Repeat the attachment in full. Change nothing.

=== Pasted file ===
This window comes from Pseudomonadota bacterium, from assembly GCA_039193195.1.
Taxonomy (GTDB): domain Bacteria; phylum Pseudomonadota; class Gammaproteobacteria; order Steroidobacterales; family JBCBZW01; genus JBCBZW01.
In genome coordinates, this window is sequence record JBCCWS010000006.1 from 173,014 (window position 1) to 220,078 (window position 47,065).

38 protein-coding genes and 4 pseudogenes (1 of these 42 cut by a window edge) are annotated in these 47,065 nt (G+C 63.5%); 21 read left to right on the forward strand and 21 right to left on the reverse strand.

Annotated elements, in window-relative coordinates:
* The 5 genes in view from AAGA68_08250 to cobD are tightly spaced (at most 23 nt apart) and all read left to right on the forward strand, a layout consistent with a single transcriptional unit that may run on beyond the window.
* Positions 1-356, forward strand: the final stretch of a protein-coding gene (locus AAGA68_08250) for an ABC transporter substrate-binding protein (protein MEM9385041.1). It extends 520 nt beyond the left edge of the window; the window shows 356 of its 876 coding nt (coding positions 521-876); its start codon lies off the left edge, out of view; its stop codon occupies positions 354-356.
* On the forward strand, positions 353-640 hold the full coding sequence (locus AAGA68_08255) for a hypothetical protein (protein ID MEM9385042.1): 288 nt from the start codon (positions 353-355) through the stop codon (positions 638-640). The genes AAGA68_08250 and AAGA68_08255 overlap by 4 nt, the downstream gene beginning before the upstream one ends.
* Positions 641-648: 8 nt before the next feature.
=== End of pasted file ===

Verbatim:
This window comes from Pseudomonadota bacterium, from assembly GCA_039193195.1.
Taxonomy (GTDB): domain Bacteria; phylum Pseudomonadota; class Gammaproteobacteria; order Steroidobacterales; family JBCBZW01; genus JBCBZW01.
In genome coordinates, this window is sequence record JBCCWS010000006.1 from 173,014 (window position 1) to 220,078 (window position 47,065).

38 protein-coding genes and 4 pseudogenes (1 of these 42 cut by a window edge) are annotated in these 47,065 nt (G+C 63.5%); 21 read left to right on the forward strand and 21 right to left on the reverse strand.

Annotated elements, in window-relative coordinates:
* The 5 genes in view from AAGA68_08250 to cobD are tightly spaced (at most 23 nt apart) and all read left to right on the forward strand, a layout consistent with a single transcriptional unit that may run on beyond the window.
* Positions 1-356, forward strand: the final stretch of a protein-coding gene (locus AAGA68_08250) for an ABC transporter substrate-binding protein (protein MEM9385041.1). It extends 520 nt beyond the left edge of the window; the window shows 356 of its 876 coding nt (coding positions 521-876); its start codon lies off the left edge, out of view; its stop codon occupies positions 354-356.
* On the forward strand, positions 353-640 hold the full coding sequence (locus AAGA68_08255) for a hypothetical protein (protein ID MEM9385042.1): 288 nt from the start codon (positions 353-355) through the stop codon (positions 638-640). The genes AAGA68_08250 and AAGA68_08255 overlap by 4 nt, the downstream gene beginning before the upstream one ends.
* Positions 641-648: 8 nt before the next feature.